Google’s holiday WiFi gift – 15 of 47 airports already had free Internet

I love free stuff — lots of people do. That’s probably one big reason why Google’s offer of free WiFi at 47 participating airports during the holidays (through Jan. 15) sounds so nice. But looks can be deceiving.
I didn’t want to look a gift horse in the mouth, but I peeked at the list of airports and was intrigued at what I saw — several airports where I knew they already offered free Internet (including Las Vegas, Sacramento and San Diego).
A couple dozen Google searches revealed that nearly a third of the 47 airports participating in Google’s program had pre-existing free WiFi in place (view the list). Two more airports (Seattle-Tacoma and Burbank) stated they would participate in Google’s program and then continue offering free service after Jan. 15.
Part of this rubbed me the wrong way — could Google claim credit for offering free WiFi at airports where it already existed? Could it also claim that it was offering free WiFi at other airports with free Internet (like at Chico, Calif. and Hancock, Mich.)?
According to, many airports not on Google’s list offer free Internet. Even that list is incomplete (I noticed that Chico and Hancock aren’t listed).
To be fair, someone has to pay for Internet access that is offered for “free” to the end user. According to Silicon Valley/San Jose Business Journal, the San Jose airport has had free Internet since May 2008. Officials said Google was offsetting the cost of offering the free service during the holidays.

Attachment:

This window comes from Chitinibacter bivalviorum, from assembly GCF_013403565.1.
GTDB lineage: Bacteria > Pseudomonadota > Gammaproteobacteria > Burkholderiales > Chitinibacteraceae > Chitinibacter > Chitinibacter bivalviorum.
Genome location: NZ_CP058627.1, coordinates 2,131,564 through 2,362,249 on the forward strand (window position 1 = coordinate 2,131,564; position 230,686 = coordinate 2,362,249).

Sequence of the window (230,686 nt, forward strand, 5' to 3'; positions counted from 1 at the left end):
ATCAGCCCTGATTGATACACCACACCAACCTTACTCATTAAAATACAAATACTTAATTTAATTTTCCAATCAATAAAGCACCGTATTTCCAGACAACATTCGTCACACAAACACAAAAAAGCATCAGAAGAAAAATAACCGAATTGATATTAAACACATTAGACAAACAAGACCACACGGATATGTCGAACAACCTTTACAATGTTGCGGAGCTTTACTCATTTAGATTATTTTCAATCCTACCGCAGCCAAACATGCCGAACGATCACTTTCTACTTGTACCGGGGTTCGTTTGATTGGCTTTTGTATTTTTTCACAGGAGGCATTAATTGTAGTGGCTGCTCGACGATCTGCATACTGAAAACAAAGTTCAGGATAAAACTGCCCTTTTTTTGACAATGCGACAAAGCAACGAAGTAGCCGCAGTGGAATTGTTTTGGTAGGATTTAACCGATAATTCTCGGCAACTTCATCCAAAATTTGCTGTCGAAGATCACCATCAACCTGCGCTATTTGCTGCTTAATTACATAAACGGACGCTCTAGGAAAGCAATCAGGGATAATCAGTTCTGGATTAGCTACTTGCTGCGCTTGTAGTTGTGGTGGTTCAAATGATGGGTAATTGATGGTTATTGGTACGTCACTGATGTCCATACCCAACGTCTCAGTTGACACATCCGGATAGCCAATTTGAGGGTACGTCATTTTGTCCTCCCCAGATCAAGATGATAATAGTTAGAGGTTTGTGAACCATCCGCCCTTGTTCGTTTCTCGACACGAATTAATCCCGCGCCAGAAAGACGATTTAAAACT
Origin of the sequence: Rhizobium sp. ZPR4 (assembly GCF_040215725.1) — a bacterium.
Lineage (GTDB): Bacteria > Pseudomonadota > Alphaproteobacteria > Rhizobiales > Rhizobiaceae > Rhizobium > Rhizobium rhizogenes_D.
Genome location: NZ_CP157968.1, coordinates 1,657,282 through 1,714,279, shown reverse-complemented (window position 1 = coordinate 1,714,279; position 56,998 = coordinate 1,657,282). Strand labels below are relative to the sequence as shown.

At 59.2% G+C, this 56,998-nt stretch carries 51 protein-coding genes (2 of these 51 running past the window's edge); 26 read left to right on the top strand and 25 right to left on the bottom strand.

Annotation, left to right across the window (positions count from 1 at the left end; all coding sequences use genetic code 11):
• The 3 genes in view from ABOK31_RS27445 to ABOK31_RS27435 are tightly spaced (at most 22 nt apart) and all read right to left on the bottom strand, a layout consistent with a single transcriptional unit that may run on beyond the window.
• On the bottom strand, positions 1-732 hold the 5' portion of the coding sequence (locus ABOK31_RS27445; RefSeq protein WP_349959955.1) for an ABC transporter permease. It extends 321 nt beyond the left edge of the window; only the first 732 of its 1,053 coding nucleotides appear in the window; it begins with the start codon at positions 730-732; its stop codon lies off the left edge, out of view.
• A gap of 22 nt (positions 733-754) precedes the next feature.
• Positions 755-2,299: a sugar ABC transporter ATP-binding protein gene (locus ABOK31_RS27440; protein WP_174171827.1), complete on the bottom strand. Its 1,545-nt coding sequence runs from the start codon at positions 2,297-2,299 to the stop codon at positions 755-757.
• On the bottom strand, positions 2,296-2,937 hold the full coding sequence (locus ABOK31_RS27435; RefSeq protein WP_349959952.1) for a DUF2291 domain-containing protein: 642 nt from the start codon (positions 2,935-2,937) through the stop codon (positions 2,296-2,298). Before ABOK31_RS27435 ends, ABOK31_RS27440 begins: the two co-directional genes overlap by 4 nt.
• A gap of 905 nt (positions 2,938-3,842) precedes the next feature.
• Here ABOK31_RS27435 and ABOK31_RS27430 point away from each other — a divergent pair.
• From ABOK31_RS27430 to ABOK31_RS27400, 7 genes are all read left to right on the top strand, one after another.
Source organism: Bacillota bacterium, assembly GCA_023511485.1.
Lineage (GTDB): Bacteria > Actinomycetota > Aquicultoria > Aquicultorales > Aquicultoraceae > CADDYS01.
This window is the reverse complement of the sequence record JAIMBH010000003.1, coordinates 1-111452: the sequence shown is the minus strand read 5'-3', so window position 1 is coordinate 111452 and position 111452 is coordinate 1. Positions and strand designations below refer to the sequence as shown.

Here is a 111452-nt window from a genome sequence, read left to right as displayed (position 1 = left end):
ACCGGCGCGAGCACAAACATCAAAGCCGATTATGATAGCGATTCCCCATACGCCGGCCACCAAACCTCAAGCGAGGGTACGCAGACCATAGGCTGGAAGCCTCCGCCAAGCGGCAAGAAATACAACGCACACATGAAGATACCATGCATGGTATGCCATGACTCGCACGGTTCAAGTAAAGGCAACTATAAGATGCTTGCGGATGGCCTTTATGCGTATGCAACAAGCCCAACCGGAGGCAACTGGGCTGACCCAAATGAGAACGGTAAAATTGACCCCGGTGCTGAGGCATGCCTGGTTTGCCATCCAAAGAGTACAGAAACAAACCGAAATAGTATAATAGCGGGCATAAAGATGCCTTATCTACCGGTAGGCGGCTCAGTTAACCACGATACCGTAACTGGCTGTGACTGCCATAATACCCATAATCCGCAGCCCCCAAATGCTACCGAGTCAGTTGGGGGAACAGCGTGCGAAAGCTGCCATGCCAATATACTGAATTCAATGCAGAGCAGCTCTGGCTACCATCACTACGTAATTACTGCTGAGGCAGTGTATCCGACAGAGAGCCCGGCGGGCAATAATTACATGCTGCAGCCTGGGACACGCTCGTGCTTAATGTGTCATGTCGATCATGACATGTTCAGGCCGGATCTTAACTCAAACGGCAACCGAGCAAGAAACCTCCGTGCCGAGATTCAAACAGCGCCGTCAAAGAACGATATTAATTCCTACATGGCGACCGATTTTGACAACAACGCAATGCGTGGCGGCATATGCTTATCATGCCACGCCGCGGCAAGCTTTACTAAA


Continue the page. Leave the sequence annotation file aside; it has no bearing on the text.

Ultimately, I can be more jolly than Grinch-y about Google’s gift. For a limited time, Google is offering free Internet at more than 30 airports where there currently is a fee (typically about $8/day). Hopefully, more airports will pursue free Internet solutions in the future.
Also, Google will match up to $250,000 worth of donations made over the WiFi networks to three charities.
A list of the airports participating in the Google Free Holiday WiFi is available after the jump.

Airport names and if they offered free Internet

  • Austin (AUS) – Yes, four free kiosks
  • Baltimore (BWI) – No
  • Billings (BIL) – No
  • Boston (BOS) – No
  • Bozeman (BZN) – No
  • Buffalo (BUF) – No
  • Burbank (BUR) – No (at least through Oct. 2008, Free in future)
  • Central Wisconsin (CWA) – No
  • Charlotte (CLT) – Yes
  • Des Moines (DSM) – No
  • El Paso (ELP) – No
  • Fort Lauderdale (FLL) – Yes
  • Fort Myers/SW (RSW) – Yes
  • Greensboro (GSO) – No
  • Houston (HOU) – No
  • Houston Bush (IAH) – No
  • Indianapolis (IND) – Yes
  • Jacksonville (JAX) – Yes
  • Kalamazoo (AZO) – No
  • Las Vegas (LAS) – Yes
  • Louisville (SDF) – No
  • Madison (MSN) – No
  • Memphis (MEM) – No
  • Miami (MIA) – No
  • Milwaukee (MKE) – No
  • Monterey (MRY) – No
  • Nashville (BNA) – No
  • Newport News (PHF) – No
  • Norfolk (ORF) – ??? (Probably No)
  • Oklahoma City (OKC) – No
  • Omaha (OMA) – Yes
  • Orlando (MCO) – Yes
  • Panama City (PFN) – ???
  • Pittsburgh (PIT) – Yes
  • Portland (PWM) – No
  • Sacramento (SMF) – Yes
  • San Antonio (SAT) – Yes
  • San Diego (SAN) – Yes
  • San Jose (SJC) – Yes
  • Seattle (SEA) – No (free in future)
  • South Bend (SBN) – No
  • Spokane (GEG) – No
  • St. Louis (STL) – No
  • State College (SCE) – No
  • Toledo (TOL) – No
  • Traverse City (TVC) – No
  • West Palm Beach (PBI) – Yes